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I laugh, and I have no problem making fun of myself, it literally took Nikola Jokic scoring 26 points and having 13 rebounds, whatever it was (Olson: 23 and 12, actually) at San Antonio for me to finally say, "Geez, I have to play this guy more!" He was a first team All-Rookie and third in Rookie of the Year voting, I believe. That was a big surprise. Not that we didn't think or know that he would be a good player, but it happened a lot sooner than anybody in the organization expected, even Nikola, if you asked him. Those are the kind of stories that are great and refreshing. It's a testament to him. After Summer League, he dedicated himself to losing weight and getting in better shape. He lost close to 30 pounds and worked and worked and worked… and you know, hard work pays off. So, that was an amazing surprise and story last year and I'm hoping we have more stories like that this year.

Stiffs: Jokic is a great story from last year's draft. You were much more involved this season in the draft process. That was impossible last year, as your hiring was announced just before the draft occurred. Tell us more about your role in the process this year, and what you've seen thus far.

Malone: You make a good point, I believe the date I got hired was June 16th last year, and Tim and his staff were already knee-deep in the draft process, targeting their guys and having workouts. I was just trying to learn from those guys, as they already had their picks targeted.

This year, when the season ended on April 13th, I knew that we were going to potentially have five picks, and so we as a coaching staff played films, and talked with Tim about what guys we felt we should be targeting. I went to the draft combine this year with our entire front office to watch and interview guys who went to the draft lottery.

At the end of the day, the draft is Tim Connelly and the entire front office's thing. For me, it was just an opportunity to let them know that I'm invested, I care, and I'm not just going to be that coach that says, "Hey, good luck with the draft, and see you later!"

I want to be in there with them and learning as much as I can. But make no mistake, every decision made is Tim Connelly's decision. When asked my opinion, I offer it, and I give them reasons why I may like or dislike a player. I think the communication and collaboration we have throughout the organization is fantastic, and to have an owner in Josh Kroenke, a GM in Tim Connelly and myself all be truly aligned, is really remarkable, and something that I really, really value.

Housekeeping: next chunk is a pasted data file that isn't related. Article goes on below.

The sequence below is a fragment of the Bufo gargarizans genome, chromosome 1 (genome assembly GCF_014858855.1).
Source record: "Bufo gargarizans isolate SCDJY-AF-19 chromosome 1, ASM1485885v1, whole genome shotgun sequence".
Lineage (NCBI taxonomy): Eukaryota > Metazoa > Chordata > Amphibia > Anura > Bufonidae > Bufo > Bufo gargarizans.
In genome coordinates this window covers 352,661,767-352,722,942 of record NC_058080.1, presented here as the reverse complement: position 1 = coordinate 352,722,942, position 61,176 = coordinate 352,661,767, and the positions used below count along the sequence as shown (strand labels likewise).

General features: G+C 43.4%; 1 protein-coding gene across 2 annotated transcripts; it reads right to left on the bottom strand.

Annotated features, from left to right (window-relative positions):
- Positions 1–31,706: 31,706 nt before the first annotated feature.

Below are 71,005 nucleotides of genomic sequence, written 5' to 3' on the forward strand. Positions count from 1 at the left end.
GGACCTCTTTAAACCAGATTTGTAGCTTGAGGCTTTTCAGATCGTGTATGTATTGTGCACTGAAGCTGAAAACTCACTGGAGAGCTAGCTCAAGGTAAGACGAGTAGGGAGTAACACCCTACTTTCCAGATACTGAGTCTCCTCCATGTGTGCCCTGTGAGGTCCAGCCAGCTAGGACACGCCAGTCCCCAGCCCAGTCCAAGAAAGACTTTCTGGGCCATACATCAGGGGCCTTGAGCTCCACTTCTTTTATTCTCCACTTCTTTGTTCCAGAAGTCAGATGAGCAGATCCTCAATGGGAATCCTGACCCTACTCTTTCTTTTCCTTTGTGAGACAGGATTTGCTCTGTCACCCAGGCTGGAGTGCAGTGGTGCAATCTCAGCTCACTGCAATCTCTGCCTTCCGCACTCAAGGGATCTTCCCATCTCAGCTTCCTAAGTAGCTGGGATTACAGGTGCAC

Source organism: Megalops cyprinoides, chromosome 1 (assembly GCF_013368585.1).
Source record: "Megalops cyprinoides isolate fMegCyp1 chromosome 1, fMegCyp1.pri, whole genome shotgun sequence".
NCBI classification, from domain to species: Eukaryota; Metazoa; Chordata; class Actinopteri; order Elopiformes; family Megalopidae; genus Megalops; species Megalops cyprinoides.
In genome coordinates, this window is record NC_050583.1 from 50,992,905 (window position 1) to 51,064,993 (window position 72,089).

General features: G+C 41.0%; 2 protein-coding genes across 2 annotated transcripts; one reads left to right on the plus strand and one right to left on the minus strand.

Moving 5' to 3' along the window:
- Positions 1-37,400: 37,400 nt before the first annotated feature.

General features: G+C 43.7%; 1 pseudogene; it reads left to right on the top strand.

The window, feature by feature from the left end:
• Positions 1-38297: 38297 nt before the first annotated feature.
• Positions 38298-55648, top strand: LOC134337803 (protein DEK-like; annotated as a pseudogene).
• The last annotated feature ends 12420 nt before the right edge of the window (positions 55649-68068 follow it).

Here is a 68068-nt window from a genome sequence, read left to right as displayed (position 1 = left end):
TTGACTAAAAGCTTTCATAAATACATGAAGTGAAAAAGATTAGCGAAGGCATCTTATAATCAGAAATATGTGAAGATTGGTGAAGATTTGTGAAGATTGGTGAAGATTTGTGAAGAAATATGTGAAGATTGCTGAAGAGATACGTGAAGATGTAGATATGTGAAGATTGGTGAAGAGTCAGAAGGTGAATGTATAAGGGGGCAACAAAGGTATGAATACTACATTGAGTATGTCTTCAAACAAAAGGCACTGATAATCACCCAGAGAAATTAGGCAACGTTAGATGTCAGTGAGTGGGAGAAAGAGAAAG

Draft night is an amazing night. As for this year, it’s not too often that you get guys that really excite you and that you targeted. I’m sure a lot of teams say this after the fact, but not too often that happens. You know, we had Jamal Murray ranked third on our board. And to get him at number seven, that’s a big win. To get Juancho Hernangomez at 15, and to find out after the fact that if we didn’t take him at 15, Boston was going to take him at 16 is a win. And to get Malik Beasley, who dropped a little bit, maybe, because of the injury that he had with his leg… to get him at 19, it was amazing.

I had so many people tell me what a great draft we had. Tim Connelly and Arturas Karnisovas say the same thing. We laugh because we know that you don't grade a draft the day after, or even after Summer League. You grade a draft two or three years down the road. A perfect example of that is Gary Harris. If you would have graded Gary Harris' draft after his rookie year, it probably would have been a bad grade. Now all of a sudden, after Gary's second year, it sure looks like a plus grade. So, we also temper our excitement with these young players. But, back to this year… we are thrilled. We don't just draft talent, we draft character, and we draft guys that fit the culture we're trying to create here. Getting these guys is big.

Stiffs: That's great to hear. Adding more young talent shifts a data point from last year even further, though, and you said as much a few moments ago. You had one of the youngest teams in the NBA this past season, and you added a lot of young bodies in the draft, theoretically making you even younger this year. Where do you expect to see the greatest growth out of the team this next year?

Malone: I guess I'll go back to what my biggest disappointment was, and say that our greatest growth needs to be on the defensive end of the floor. Obviously, the player development we discussed is a constant that needs to continue. Just because all the young players improved last season doesn't mean that they're done growing. We need Emmanuel and Nikola to continue on the same path from the end of last season, and the same thing can be said for every other player on our roster. Our greatest growth needs to be on the defensive end of the floor.

Now, offensively we weren't where we needed to be last year, either. We averaged about 102 points per game last year, and we were not a great three-point shooting team, as we were 26th in the NBA. Now, if we just made one more three per game last year, our percentage would have gone from 33.8 to over 37 percent and more importantly, we would have gone from averaging 102 points per game to 105. So, just one shot per game really is impactful.

The same thing about small shifts can be said in terms of defense. If we could just get one more stop per half, two more stops per game next year – and when you think about it, that doesn't sound like a lot if we can be more focused and disciplined this season – with one extra stop per half, we go from being a team that allowed teams to shoot 46% against us from the field to getting below 44%, and now you're starting to look like a really good defensive team.

So, my hope is that our biggest growth this upcoming season will be a greater understanding of our defensive concepts, and greater discipline within the defensive game plan. Also, understanding the mechanics of guarding and who you're guarding. We use the acronym KYP – Know Your Personnel. As I'd said, if we had that growth on the defensive end of the floor, that is going to have a huge carryover to the offensive end and I think we'll be a much more competitive team.